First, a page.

White-backed swallow

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White-backed swallow
Cheramoeca leucosterna ASWSP 2 - Christopher Watson.jpg
Scientific classification edit
Kingdom: Animalia
Phylum: Chordata
Class: Aves
Order: Passeriformes
Family: Hirundinidae
Genus: Cheramoeca
Cabanis, 1850
Species: C. leucosterna
Binomial name
Cheramoeca leucosterna
(Gould, 1841)
White-backed swallow habitat.png

The white-backed swallow (Cheramoeca leucosterna) is a member of the family Hirundinidae and is endemic to Australia.[2] It is monotypic within the genus Cheramoeca.[3] As with all swallows within the family Hirundinidae, it is characterised by adaptation to aerial feeding. The white-backed swallow can be identified by its white back, surrounded by black wings and tail. The white-backed swallow has a wide distribution, from the southern part of the Australian continent, up to the Tropic of Capricorn. The white-backed swallow prefers grasslands and will create a burrow nest.

Sitting white-backed swallow


John Gould first described the white-backed swallow in 1841 and included it in his publication “The Birds of Australia”. The white-backed swallow is also sometimes referred to as “Black-and-white Swallow", "White-breasted Swallow", "White-capped Swallow.". A taxonomic synonym for Cheramoeca leucosterna is Cheramoeca leucosternus.[4]


Birds of Australia Cheramoeca Leucosterna

An adult white-backed swallows averages 15 cm long, similar in size to other swallows found within Australia.[5] The adult has a mottled grey cap above white eyebrows and a grey eye stripe across the nape of the neck. The back and most of the breast is white. The belly, wings and tail are black.

The white-backed swallow has a deeply forked tail, with curved and pointed wings. The short bill is black; the legs and feet are grey. They have a slender, streamlined body. Their eyes consist of a prominent, dark iris. The sexes have similar colouring but during adolescence the white-backed swallow has duller colours.[6]

Distribution and habitat[edit]

White-backed Swallows are endemic to Australia and have a wide population distribution on the continent. They can be found from the southern latitudes of Australia and their range extends to the Tropic of Capricorn. Occasionally, after inland rainfall, white-backed swallows can extend their range to encompass the entire southern portion of Australia including the desert regions. White-backed Swallows prefer open country, above open grassland and low shrubs. During the breeding season, they have a strong preference for habitats around creek beds.[7]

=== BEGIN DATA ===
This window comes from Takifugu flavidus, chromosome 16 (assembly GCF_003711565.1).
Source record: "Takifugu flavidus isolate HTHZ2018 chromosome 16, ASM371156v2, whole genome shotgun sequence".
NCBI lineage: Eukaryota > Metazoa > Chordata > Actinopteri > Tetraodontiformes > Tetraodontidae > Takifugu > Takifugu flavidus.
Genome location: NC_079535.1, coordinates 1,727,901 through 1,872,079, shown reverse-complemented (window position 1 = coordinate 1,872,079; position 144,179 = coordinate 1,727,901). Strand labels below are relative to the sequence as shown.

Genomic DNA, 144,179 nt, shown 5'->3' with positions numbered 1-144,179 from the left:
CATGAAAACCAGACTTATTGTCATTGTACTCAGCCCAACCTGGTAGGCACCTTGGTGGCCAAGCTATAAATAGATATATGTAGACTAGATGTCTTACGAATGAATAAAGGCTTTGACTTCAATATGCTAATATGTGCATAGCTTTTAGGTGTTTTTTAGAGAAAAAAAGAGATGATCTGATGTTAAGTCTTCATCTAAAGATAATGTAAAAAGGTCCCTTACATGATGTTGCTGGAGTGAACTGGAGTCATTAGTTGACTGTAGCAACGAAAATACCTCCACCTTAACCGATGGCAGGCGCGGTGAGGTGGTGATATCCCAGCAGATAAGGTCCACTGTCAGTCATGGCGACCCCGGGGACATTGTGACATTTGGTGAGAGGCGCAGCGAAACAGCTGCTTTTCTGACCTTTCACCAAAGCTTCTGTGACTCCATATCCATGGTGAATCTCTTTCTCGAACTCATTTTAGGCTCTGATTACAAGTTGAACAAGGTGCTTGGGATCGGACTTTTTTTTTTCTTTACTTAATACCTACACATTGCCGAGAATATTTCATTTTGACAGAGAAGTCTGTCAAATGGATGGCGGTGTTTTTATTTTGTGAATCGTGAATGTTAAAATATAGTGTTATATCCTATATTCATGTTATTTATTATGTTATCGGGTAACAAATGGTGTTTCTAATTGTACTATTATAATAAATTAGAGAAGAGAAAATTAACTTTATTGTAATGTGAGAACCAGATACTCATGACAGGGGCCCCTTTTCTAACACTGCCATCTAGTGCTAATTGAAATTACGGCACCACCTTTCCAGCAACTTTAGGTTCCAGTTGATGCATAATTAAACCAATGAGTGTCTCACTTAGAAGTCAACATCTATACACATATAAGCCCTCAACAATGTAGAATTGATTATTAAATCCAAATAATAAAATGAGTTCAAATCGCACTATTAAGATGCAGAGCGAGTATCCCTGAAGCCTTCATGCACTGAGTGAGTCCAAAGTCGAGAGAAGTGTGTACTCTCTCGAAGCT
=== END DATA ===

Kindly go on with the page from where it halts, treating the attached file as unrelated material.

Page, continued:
There is no population count, but the species is reported to be common.[8] Due to range expansion from land clearance and mining, the population is estimated to be increasing. Due to the large range and increasing population, the white-backed swallow is categorised as least concern.

Pair of swallows on barbed wire fence


White-backed Swallows are insectivorous and feed in-flight on insects, like all known swallows. The composition of its diet varies by geographic region and with the time of year. The white-backed swallow typically nests by digging a horizontal tunnel into a vertical dirt cliff.[9] Predation of swallows nests is known to occur, typically from foxes and cats.[10]


  1. ^ BirdLife International (2016). "Cheramoeca leucosterna". The IUCN Red List of Threatened Species. IUCN. 2016: e.T22712165A94322699. doi:10.2305/IUCN.UK.2016-3.RLTS.T22712165A94322699.en. Retrieved 15 December 2017.
  2. ^ BirdLife International (2012). "Cheramoeca leucosterna". IUCN Red List of Threatened Species. Version 2013.2. International Union for Conservation of Nature. Retrieved 26 November 2013.
  3. ^ "ITIS Report: Cheramoeca". Integrated Taxonomic Information System. Retrieved 22 July 2012.
  4. ^ Christidis, Les; Boles, Walter (2008-01-01). Systematics and Taxonomy of Australian Birds. Csiro Publishing. ISBN 9780643065116.
  5. ^ Christidis, Les; Boles, Walter (2008-01-01). Systematics and Taxonomy of Australian Birds. Csiro Publishing. ISBN 9780643065116.
  6. ^ "White-backed Swallow (Cheramoeca leucosterna)". www.hbw.com. Retrieved 2015-10-14.
  7. ^ Morcombe, Michael (2004-04-19). Field Guide to Australian Birds.
  8. ^ Turner, Rose, A, C (1989). Swallows and martins of the world. Christopher Helm, London.
  9. ^ "White-backed Swallow (Cheramoeca leucosterna) - BirdLife species factsheet". www.birdlife.org. Retrieved 2015-10-14.
  10. ^ Read, John; Bowen, Zoë (2001-01-01). "Population dynamics, diet and aspects of the biology of feral cats and foxes in arid South Australia". Wildlife Research. 28 (2): 195–203. doi:10.1071/wr99065.

[[File:The birds of Australia (17065696432).jpg|The birds of Australia (17065696432)]]